Keeping Hope Alive to Get Beer and Movies Back Together - NBC Bay Area

Keeping Hope Alive to Get Beer and Movies Back Together

    processing...

    NEWSLETTERS

    Keeping Hope Alive to Get Beer and Movies Back Together
    Getty Images
    Flying Fish is releasing really large beers to pay tribute to the Garden State.

    The closure of a popular movie theater in Oakland last month has community members getting together to figure out how to fill the hole it left  in the neighborhood.
     
    The Parkway Speakeasy Theater, located just east of Lake Merritt at 1834 Park Blvd., claimed to be the first theater in California to offer  food, beer and wine service in a lounge-style movie theater.

    The theater's eclectic movies and events attracted a variety of customers, many of whom were shocked when it was announced that the theater  would close its doors for good on March 22.

    Kyle Fischer, one of the Parkway's owners, said in a video posted on the theater's Web site that "the Parkway's been having difficulties for  the past couple years. The recession hasn't helped, but we probably  overextended ourselves a bit."

    Members of the community have quickly mobilized in response to the theater's closure, meeting with a city councilwoman and creating a Web site,  http://www.iliketheparkway.com, about the theater.

    Peter Prato, a spokesman for the group that made the Web site, said "it seems like right now the goal is to get a theater similar in nature  up and running in that space."

    Prato, who lives a couple blocks away from the site of the former theater, said "it was loved. It's one of the reasons I moved to this  neighborhood, and it was very reflective of the type of community that we  live in."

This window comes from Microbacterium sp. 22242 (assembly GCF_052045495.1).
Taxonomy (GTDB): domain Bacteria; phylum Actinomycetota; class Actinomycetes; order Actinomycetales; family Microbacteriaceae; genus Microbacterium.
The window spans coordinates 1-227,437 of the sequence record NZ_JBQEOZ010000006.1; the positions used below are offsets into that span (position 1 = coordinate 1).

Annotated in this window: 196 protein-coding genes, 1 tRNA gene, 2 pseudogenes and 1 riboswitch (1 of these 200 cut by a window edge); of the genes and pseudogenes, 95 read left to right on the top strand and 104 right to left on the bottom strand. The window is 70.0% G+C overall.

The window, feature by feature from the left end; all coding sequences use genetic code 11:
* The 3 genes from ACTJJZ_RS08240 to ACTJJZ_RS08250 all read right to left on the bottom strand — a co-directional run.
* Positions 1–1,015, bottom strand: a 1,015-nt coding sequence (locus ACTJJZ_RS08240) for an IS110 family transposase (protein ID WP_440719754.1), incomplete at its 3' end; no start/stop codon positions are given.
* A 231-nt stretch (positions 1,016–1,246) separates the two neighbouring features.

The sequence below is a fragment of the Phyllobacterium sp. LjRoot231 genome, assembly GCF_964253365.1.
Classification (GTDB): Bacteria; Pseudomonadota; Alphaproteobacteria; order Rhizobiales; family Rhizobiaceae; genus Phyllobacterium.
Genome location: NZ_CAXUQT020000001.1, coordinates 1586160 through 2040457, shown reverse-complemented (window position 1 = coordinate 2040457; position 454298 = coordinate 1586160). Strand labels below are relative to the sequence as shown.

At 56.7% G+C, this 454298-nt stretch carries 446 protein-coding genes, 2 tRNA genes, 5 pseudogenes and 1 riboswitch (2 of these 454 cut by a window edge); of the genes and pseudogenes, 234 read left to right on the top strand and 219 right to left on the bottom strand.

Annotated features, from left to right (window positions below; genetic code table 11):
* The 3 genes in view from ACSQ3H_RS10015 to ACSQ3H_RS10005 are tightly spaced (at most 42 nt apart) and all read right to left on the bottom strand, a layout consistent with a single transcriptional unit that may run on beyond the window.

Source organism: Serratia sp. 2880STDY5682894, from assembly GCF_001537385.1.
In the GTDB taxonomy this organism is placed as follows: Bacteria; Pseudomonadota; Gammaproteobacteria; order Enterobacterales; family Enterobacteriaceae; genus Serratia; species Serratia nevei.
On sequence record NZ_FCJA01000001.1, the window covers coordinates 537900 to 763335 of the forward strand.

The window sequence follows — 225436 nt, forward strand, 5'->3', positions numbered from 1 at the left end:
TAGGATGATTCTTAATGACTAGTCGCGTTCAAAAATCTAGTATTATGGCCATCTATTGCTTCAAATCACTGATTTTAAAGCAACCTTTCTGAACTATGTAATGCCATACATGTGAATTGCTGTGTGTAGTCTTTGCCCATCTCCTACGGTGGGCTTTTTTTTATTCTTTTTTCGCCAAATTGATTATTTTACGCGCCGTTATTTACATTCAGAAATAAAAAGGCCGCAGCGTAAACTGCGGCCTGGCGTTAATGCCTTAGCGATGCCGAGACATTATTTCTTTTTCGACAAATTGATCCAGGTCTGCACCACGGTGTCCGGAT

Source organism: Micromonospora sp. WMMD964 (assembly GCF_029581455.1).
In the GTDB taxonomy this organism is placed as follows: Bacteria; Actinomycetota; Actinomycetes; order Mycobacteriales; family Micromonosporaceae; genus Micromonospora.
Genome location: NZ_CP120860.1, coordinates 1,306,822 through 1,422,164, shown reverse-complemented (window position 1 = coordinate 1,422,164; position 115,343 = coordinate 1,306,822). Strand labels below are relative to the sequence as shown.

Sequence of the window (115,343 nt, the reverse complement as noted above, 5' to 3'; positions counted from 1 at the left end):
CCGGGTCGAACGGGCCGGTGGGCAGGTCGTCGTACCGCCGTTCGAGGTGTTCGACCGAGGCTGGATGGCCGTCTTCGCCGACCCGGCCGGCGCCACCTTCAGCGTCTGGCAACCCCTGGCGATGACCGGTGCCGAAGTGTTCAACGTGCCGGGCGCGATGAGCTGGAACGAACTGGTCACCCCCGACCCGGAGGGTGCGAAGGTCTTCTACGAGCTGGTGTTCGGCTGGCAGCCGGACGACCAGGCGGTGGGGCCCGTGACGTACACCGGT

The group met on March 29 with Councilwoman Pat Kernighan, whose District 2 was home to the theater, and another meeting is scheduled for  Wednesday.

    Kernighan said the group "is doing some thinking and brainstorming about what they'd like to see there. I listened to them and told them that  basically whatever goes in there has to be economically viable."

    Kernighan said she also talked to the owner of the building, who is "looking for new businesspeople that can run a new business there.  Hopefully it's similar (to the Parkway), and I'm encouraging any interested  people who run a business to contact the owners."

    Prato said the hunger for a new theater in the area has been apparent online, where along with the iliketheparkway.com Web site, the group  has created a Facebook group that has more than 6,400 members.

    "I'm not surprised that there were a lot of people that cared, but I was surprised to see it went beyond the local community," Prato said,  adding that people from throughout the state and country have expressed  support for their effort.

    Prato said the closing of the theater has ultimately brought the neighborhood closer together.

    "I've formed some wonderful relationships with some of my neighbors, people I had never met before this," he said. "That's something  that has surprised me, the level of commitment and organizing people have put  into this."

    The owners of the Parkway have a second theater, the Cerrito Speakeasy Theater, which remains open for business in El Cerrito. Information  about both theaters can be found at http://www.picturepubpizza.com.